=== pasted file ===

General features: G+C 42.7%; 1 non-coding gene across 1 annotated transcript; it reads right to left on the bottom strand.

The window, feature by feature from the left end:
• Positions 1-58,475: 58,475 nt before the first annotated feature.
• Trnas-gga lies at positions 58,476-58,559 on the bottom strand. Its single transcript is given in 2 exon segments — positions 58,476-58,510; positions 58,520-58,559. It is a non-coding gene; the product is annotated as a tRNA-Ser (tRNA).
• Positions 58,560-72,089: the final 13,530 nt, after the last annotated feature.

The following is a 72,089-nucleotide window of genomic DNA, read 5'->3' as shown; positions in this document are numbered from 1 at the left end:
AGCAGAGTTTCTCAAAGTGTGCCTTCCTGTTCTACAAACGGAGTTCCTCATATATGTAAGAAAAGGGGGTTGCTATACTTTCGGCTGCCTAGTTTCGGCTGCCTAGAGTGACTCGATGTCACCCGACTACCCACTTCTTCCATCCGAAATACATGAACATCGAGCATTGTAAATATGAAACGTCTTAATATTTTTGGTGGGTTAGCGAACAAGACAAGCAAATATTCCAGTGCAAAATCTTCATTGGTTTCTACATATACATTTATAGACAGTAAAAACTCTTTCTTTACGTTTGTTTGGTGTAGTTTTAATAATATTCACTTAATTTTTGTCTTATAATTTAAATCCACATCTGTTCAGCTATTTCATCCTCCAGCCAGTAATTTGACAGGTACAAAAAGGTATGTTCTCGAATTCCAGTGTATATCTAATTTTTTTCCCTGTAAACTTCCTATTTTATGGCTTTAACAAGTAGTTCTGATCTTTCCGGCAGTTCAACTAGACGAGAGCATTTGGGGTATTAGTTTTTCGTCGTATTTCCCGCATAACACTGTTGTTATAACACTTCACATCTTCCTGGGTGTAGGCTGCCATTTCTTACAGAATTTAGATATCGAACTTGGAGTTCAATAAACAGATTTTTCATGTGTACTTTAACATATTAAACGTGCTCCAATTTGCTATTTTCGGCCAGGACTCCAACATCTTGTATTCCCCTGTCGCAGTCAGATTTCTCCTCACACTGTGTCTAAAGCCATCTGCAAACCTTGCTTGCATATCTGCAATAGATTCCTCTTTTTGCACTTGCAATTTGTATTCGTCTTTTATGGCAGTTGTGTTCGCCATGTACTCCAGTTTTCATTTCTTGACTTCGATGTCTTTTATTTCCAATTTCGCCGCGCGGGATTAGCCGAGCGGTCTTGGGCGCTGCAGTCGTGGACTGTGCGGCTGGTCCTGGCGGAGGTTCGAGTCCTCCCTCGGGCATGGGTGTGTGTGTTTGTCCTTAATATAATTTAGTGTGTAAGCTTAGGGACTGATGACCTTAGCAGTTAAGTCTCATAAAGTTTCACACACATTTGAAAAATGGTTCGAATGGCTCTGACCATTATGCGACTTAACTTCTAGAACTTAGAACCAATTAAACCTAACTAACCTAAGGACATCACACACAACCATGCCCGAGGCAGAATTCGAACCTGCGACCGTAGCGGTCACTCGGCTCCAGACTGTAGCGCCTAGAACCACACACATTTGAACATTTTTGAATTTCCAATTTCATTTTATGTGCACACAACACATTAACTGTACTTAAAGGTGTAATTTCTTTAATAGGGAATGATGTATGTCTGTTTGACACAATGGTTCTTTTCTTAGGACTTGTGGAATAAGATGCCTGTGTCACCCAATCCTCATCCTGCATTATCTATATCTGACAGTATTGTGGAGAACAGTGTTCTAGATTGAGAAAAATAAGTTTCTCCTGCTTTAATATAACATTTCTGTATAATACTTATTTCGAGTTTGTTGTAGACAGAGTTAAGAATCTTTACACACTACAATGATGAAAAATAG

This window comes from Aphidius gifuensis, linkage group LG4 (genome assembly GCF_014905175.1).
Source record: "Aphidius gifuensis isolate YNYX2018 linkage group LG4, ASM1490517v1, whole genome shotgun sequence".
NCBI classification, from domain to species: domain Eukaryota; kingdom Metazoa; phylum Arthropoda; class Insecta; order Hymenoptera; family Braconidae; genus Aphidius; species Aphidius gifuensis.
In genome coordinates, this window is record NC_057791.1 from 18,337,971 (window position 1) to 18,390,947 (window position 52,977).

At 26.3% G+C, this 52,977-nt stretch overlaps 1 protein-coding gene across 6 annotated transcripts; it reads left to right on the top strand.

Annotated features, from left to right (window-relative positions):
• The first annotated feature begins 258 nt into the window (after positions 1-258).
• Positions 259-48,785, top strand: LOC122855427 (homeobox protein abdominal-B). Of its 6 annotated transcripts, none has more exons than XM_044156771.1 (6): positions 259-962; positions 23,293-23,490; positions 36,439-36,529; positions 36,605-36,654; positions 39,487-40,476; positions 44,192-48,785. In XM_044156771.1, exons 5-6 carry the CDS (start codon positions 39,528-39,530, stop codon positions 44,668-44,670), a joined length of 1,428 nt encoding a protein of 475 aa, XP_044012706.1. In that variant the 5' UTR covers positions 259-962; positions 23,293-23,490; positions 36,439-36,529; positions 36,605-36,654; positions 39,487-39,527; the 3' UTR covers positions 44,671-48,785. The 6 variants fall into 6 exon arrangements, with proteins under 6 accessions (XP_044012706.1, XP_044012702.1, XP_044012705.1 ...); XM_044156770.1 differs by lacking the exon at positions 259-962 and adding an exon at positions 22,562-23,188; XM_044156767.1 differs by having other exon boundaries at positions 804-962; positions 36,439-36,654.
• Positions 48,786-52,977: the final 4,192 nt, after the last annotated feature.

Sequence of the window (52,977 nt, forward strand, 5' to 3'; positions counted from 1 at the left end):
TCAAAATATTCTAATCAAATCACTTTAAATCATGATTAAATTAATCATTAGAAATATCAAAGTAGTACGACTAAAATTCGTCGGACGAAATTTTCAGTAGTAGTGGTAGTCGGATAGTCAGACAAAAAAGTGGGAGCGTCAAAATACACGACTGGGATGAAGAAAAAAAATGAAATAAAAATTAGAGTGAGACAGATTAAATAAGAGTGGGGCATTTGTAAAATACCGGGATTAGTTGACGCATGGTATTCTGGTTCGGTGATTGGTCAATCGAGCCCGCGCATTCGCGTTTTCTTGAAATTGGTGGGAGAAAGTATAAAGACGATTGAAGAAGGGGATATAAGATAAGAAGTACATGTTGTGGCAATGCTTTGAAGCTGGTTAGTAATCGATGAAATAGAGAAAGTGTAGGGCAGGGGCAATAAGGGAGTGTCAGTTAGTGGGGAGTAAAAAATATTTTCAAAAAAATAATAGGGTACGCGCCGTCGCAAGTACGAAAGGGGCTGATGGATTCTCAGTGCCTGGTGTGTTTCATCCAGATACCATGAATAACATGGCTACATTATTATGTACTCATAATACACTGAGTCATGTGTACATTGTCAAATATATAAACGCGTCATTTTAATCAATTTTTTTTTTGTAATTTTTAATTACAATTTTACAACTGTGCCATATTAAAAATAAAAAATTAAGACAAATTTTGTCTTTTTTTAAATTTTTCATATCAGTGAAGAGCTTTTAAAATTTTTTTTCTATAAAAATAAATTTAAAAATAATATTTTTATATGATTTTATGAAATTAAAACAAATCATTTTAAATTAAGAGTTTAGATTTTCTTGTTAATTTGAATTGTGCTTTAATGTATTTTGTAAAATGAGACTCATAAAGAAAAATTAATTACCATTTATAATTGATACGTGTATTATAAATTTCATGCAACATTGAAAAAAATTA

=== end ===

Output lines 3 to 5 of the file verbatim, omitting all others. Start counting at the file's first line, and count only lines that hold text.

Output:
• Positions 1-58,475: 58,475 nt before the first annotated feature.
• Trnas-gga lies at positions 58,476-58,559 on the bottom strand. Its single transcript is given in 2 exon segments — positions 58,476-58,510; positions 58,520-58,559. It is a non-coding gene; the product is annotated as a tRNA-Ser (tRNA).
• Positions 58,560-72,089: the final 13,530 nt, after the last annotated feature.